Every person walks into a relationship with her/his own life experiences. No one enters into someone’s life for no reason. Its reasons may be invisible to us but there are some purposes in our social engagements. One benefit of social engagement is to develop our own principles/ethics in life. We learn about our own personal and relational ethics/principles when we enter into life experiences of others. The richness of our life depends on the quality of relationships we are in. Relationships have significant influences on who we are and how we are with the Other.

Buber (1979) differentiates relationships focusing on the Other as “Thou” from those  viewing the Other as ‘It”. Those of us caught in the pattern of “I–It” relationship connect with the Other as an object. The Other as ‘It’ becomes a means to our own personal ends. The “I” is driven/directed by his/her own egocentric needs. The Other is set at a distance and the “I” don’t attempt to experience the Other’s side. The Other is absent as a person, as a being, in the relationship. The Other is a means to an end rather than being a partner in dialogue. The “I-It” relationship is monological and subjective rather than dialogical and inter-human.

In an “I- Thou” relationship, unlike “I – It”, a person turns toward the Other and confirms his or her being.  The “I- Thou” relationship is characterized by “mutuality, directness, present-ness, intensity, and ineffability” (Friedman, 1960).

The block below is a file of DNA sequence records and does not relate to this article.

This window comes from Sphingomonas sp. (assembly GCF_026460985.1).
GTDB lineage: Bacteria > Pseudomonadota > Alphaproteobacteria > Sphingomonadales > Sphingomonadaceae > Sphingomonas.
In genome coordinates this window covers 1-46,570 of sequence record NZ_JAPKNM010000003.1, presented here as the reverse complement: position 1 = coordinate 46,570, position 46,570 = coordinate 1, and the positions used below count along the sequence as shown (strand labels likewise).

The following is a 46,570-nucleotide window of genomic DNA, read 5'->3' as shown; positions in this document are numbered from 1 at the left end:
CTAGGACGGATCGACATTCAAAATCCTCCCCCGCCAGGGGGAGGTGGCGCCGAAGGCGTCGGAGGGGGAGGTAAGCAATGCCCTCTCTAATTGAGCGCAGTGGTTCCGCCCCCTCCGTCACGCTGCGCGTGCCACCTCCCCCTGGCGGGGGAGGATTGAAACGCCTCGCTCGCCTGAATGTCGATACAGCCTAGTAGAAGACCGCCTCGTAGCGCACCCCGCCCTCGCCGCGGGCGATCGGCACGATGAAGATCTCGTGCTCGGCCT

Relationships collapse when people are trapped in an “I-It” relationship. “I- It” relationship doesn’t have the capacity to last and fulfill relational needs of parties. In the “I- It” engagement, we constantly search for another “It” to bring us joy and happiness; nothing seems to be enough. Treating and viewing the Other as “It” is a recipe for disaster which closes down potential venues to personal and relational growth. The only way out is our awareness to search for ways of reconnecting to our principles/ethics to re-connect with the Other in a new way.

We are able to transform an “I-It’ encounter to an “I-Thou” relationship.  What makes it possible lies in our ability to revise our ethics in the relationship; to become responsible to the Other. This is the only way to identification and reconstruction of our personal and relational ethics. This is a gateway to experiencing ourselves as “relational beings” (Gergen 2009). When we enter into the “I- Thou” relationship, we become part of an open ever-evolving process. There is no endpoint or a tangible goal. We become multi-dimensional and, then, larger than life.

Think about relationships that you are in. When thinking of the quality of your relationship with the Other person, how do you describe the Other person? Has the Other person become an “It” or “Thou”? There is a direct link between your problems in the relationship and you viewing the Other as “It”. Review your ethics and redraw the definition of your relationship with the Other. When doing so, you would be amazed to see what becomes possible to you.

Happy possibilities!

Tahereh Barati